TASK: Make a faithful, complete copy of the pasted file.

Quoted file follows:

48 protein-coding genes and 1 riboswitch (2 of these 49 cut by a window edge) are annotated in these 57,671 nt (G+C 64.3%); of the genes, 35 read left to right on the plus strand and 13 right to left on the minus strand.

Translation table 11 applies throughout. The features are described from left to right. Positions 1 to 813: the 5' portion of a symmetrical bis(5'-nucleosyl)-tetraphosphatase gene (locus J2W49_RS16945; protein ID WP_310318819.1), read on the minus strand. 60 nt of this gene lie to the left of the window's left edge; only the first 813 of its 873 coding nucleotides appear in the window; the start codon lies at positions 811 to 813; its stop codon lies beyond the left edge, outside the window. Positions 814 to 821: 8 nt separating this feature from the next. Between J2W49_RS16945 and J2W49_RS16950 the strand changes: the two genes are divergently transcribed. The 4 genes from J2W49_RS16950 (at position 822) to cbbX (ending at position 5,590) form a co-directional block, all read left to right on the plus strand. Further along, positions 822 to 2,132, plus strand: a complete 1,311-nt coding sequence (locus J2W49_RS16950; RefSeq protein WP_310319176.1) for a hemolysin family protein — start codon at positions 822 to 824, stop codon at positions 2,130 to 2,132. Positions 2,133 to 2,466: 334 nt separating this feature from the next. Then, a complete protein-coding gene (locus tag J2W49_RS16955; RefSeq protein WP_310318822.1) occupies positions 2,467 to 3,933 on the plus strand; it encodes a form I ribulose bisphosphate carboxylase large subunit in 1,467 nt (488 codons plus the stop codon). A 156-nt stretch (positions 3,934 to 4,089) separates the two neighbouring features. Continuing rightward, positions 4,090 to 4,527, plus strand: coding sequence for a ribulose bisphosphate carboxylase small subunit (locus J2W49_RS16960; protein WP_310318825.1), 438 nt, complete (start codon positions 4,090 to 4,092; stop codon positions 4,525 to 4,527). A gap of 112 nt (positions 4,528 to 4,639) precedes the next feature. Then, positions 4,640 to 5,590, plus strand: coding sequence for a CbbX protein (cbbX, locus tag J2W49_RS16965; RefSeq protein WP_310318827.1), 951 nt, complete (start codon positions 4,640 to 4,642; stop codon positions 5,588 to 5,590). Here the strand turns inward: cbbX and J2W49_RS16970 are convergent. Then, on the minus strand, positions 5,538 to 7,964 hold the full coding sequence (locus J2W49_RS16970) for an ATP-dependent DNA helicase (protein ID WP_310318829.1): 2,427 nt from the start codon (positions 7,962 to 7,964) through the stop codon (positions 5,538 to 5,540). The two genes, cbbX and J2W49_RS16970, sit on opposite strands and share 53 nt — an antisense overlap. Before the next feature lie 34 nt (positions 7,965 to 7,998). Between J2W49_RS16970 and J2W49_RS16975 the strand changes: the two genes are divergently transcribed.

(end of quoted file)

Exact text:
48 protein-coding genes and 1 riboswitch (2 of these 49 cut by a window edge) are annotated in these 57,671 nt (G+C 64.3%); of the genes, 35 read left to right on the plus strand and 13 right to left on the minus strand.

Translation table 11 applies throughout. The features are described from left to right. Positions 1 to 813: the 5' portion of a symmetrical bis(5'-nucleosyl)-tetraphosphatase gene (locus J2W49_RS16945; protein ID WP_310318819.1), read on the minus strand. 60 nt of this gene lie to the left of the window's left edge; only the first 813 of its 873 coding nucleotides appear in the window; the start codon lies at positions 811 to 813; its stop codon lies beyond the left edge, outside the window. Positions 814 to 821: 8 nt separating this feature from the next. Between J2W49_RS16945 and J2W49_RS16950 the strand changes: the two genes are divergently transcribed. The 4 genes from J2W49_RS16950 (at position 822) to cbbX (ending at position 5,590) form a co-directional block, all read left to right on the plus strand. Further along, positions 822 to 2,132, plus strand: a complete 1,311-nt coding sequence (locus J2W49_RS16950; RefSeq protein WP_310319176.1) for a hemolysin family protein — start codon at positions 822 to 824, stop codon at positions 2,130 to 2,132. Positions 2,133 to 2,466: 334 nt separating this feature from the next. Then, a complete protein-coding gene (locus tag J2W49_RS16955; RefSeq protein WP_310318822.1) occupies positions 2,467 to 3,933 on the plus strand; it encodes a form I ribulose bisphosphate carboxylase large subunit in 1,467 nt (488 codons plus the stop codon). A 156-nt stretch (positions 3,934 to 4,089) separates the two neighbouring features. Continuing rightward, positions 4,090 to 4,527, plus strand: coding sequence for a ribulose bisphosphate carboxylase small subunit (locus J2W49_RS16960; protein WP_310318825.1), 438 nt, complete (start codon positions 4,090 to 4,092; stop codon positions 4,525 to 4,527). A gap of 112 nt (positions 4,528 to 4,639) precedes the next feature. Then, positions 4,640 to 5,590, plus strand: coding sequence for a CbbX protein (cbbX, locus tag J2W49_RS16965; RefSeq protein WP_310318827.1), 951 nt, complete (start codon positions 4,640 to 4,642; stop codon positions 5,588 to 5,590). Here the strand turns inward: cbbX and J2W49_RS16970 are convergent. Then, on the minus strand, positions 5,538 to 7,964 hold the full coding sequence (locus J2W49_RS16970) for an ATP-dependent DNA helicase (protein ID WP_310318829.1): 2,427 nt from the start codon (positions 7,962 to 7,964) through the stop codon (positions 5,538 to 5,540). The two genes, cbbX and J2W49_RS16970, sit on opposite strands and share 53 nt — an antisense overlap. Before the next feature lie 34 nt (positions 7,965 to 7,998). Between J2W49_RS16970 and J2W49_RS16975 the strand changes: the two genes are divergently transcribed.